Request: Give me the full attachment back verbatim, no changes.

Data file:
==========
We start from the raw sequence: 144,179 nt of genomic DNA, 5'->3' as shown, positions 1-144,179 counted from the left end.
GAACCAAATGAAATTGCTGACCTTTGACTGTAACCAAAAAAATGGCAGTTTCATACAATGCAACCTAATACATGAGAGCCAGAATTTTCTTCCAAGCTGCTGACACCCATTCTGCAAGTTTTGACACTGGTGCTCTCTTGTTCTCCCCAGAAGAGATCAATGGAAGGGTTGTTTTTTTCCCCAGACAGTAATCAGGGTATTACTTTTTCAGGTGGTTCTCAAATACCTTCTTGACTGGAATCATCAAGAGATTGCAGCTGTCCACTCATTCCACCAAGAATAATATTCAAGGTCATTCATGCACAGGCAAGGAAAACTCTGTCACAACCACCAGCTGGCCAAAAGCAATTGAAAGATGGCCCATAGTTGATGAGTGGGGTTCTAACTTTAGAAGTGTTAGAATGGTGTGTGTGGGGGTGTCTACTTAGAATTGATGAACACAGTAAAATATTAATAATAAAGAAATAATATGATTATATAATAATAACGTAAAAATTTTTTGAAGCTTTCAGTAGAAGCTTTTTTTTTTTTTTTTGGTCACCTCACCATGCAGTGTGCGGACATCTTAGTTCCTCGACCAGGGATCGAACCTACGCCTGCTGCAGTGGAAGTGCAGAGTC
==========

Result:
We start from the raw sequence: 144,179 nt of genomic DNA, 5'->3' as shown, positions 1-144,179 counted from the left end.
GAACCAAATGAAATTGCTGACCTTTGACTGTAACCAAAAAAATGGCAGTTTCATACAATGCAACCTAATACATGAGAGCCAGAATTTTCTTCCAAGCTGCTGACACCCATTCTGCAAGTTTTGACACTGGTGCTCTCTTGTTCTCCCCAGAAGAGATCAATGGAAGGGTTGTTTTTTTCCCCAGACAGTAATCAGGGTATTACTTTTTCAGGTGGTTCTCAAATACCTTCTTGACTGGAATCATCAAGAGATTGCAGCTGTCCACTCATTCCACCAAGAATAATATTCAAGGTCATTCATGCACAGGCAAGGAAAACTCTGTCACAACCACCAGCTGGCCAAAAGCAATTGAAAGATGGCCCATAGTTGATGAGTGGGGTTCTAACTTTAGAAGTGTTAGAATGGTGTGTGTGGGGGTGTCTACTTAGAATTGATGAACACAGTAAAATATTAATAATAAAGAAATAATATGATTATATAATAATAACGTAAAAATTTTTTGAAGCTTTCAGTAGAAGCTTTTTTTTTTTTTTTTGGTCACCTCACCATGCAGTGTGCGGACATCTTAGTTCCTCGACCAGGGATCGAACCTACGCCTGCTGCAGTGGAAGTGCAGAGTC